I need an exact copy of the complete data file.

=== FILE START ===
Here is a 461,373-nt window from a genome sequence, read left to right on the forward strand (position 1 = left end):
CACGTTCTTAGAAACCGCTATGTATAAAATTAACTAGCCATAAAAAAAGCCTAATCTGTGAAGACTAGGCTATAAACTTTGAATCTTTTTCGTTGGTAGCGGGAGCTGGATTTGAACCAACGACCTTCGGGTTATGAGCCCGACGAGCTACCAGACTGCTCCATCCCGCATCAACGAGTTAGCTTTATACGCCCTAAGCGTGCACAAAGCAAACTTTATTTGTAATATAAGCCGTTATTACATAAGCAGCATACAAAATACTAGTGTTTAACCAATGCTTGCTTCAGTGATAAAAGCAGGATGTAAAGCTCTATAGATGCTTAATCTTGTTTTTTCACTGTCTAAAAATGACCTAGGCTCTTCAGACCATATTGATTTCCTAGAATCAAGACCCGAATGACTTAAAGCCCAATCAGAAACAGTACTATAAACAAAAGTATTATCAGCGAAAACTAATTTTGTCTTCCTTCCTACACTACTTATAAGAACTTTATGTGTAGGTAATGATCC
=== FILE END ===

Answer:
Here is a 461,373-nt window from a genome sequence, read left to right on the forward strand (position 1 = left end):
CACGTTCTTAGAAACCGCTATGTATAAAATTAACTAGCCATAAAAAAAGCCTAATCTGTGAAGACTAGGCTATAAACTTTGAATCTTTTTCGTTGGTAGCGGGAGCTGGATTTGAACCAACGACCTTCGGGTTATGAGCCCGACGAGCTACCAGACTGCTCCATCCCGCATCAACGAGTTAGCTTTATACGCCCTAAGCGTGCACAAAGCAAACTTTATTTGTAATATAAGCCGTTATTACATAAGCAGCATACAAAATACTAGTGTTTAACCAATGCTTGCTTCAGTGATAAAAGCAGGATGTAAAGCTCTATAGATGCTTAATCTTGTTTTTTCACTGTCTAAAAATGACCTAGGCTCTTCAGACCATATTGATTTCCTAGAATCAAGACCCGAATGACTTAAAGCCCAATCAGAAACAGTACTATAAACAAAAGTATTATCAGCGAAAACTAATTTTGTCTTCCTTCCTACACTACTTATAAGAACTTTATGTGTAGGTAATGATCC